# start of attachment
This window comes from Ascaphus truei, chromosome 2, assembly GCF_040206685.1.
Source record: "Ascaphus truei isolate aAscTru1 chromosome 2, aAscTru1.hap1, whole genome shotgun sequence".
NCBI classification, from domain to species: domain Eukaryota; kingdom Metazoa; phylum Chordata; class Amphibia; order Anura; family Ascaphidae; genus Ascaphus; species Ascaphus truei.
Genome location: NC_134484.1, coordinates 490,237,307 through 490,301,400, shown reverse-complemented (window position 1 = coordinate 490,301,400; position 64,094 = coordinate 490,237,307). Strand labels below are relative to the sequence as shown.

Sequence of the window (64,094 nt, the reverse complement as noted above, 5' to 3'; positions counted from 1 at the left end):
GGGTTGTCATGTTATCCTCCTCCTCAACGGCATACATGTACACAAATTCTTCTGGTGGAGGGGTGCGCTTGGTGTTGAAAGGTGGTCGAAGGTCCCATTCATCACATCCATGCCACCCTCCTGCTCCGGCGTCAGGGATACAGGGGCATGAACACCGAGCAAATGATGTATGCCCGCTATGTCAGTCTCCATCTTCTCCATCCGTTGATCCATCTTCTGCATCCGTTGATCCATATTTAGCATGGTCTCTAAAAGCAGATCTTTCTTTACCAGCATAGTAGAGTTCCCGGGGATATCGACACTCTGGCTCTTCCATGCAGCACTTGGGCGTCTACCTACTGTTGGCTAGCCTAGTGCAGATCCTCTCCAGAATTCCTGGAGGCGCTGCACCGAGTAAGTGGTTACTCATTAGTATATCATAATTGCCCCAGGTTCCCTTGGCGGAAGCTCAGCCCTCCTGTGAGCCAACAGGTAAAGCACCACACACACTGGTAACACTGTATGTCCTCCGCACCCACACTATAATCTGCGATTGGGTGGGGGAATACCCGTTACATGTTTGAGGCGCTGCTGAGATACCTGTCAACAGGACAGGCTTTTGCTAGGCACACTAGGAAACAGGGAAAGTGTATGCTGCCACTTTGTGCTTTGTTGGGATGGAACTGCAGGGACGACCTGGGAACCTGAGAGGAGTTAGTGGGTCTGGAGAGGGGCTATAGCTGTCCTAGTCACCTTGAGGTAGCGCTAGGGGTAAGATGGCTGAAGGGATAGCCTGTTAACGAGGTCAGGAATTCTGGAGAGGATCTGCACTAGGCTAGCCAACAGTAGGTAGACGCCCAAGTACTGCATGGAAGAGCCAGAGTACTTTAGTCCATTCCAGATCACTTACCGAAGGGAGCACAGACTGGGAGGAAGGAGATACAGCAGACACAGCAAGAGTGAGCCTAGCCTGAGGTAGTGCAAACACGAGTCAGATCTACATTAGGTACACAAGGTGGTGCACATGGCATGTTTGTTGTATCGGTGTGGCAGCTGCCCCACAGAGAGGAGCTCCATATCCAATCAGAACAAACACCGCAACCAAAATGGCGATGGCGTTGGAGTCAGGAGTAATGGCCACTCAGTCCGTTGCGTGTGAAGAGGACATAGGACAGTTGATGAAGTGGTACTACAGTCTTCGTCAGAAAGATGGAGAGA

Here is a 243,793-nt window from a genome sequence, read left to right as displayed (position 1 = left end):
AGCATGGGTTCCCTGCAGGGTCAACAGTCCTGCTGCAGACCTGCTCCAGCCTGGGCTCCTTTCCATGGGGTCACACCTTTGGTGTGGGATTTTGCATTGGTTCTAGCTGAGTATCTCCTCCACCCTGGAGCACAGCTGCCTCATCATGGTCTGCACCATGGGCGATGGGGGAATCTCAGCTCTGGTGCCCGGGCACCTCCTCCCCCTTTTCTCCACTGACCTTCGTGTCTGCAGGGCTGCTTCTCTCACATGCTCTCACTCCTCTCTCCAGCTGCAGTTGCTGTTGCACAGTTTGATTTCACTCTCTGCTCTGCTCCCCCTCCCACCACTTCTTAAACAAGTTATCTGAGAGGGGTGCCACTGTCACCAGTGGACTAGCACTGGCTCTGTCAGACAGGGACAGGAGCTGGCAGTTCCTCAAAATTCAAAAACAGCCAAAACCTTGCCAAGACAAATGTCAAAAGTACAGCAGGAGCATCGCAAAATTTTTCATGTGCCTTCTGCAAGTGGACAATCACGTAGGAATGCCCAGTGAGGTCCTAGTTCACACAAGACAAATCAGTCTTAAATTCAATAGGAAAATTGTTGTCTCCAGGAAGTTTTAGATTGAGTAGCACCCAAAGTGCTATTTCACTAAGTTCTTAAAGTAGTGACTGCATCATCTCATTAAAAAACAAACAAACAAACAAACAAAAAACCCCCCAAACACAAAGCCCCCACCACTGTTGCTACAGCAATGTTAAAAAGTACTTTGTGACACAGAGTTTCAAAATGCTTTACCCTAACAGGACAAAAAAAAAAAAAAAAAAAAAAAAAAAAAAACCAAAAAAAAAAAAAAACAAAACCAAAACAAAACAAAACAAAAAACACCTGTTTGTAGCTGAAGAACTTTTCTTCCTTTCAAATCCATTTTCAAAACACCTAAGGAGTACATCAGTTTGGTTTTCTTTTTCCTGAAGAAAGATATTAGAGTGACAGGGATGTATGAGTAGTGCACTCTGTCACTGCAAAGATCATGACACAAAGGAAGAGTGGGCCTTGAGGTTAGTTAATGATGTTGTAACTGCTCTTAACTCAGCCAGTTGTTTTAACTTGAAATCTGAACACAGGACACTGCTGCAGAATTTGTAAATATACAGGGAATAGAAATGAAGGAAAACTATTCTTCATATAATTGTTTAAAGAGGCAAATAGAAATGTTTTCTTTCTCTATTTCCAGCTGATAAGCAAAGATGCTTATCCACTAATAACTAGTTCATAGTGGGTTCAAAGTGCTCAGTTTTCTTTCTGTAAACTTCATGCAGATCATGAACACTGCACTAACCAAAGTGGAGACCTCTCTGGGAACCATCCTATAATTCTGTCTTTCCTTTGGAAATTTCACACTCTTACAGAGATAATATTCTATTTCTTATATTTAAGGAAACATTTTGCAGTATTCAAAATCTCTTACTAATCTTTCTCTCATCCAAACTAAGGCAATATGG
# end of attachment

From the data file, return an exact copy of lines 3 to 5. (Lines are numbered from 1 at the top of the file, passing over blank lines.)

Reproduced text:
NCBI classification, from domain to species: domain Eukaryota; kingdom Metazoa; phylum Chordata; class Amphibia; order Anura; family Ascaphidae; genus Ascaphus; species Ascaphus truei.
Genome location: NC_134484.1, coordinates 490,237,307 through 490,301,400, shown reverse-complemented (window position 1 = coordinate 490,301,400; position 64,094 = coordinate 490,237,307). Strand labels below are relative to the sequence as shown.

Sequence of the window (64,094 nt, the reverse complement as noted above, 5' to 3'; positions counted from 1 at the left end):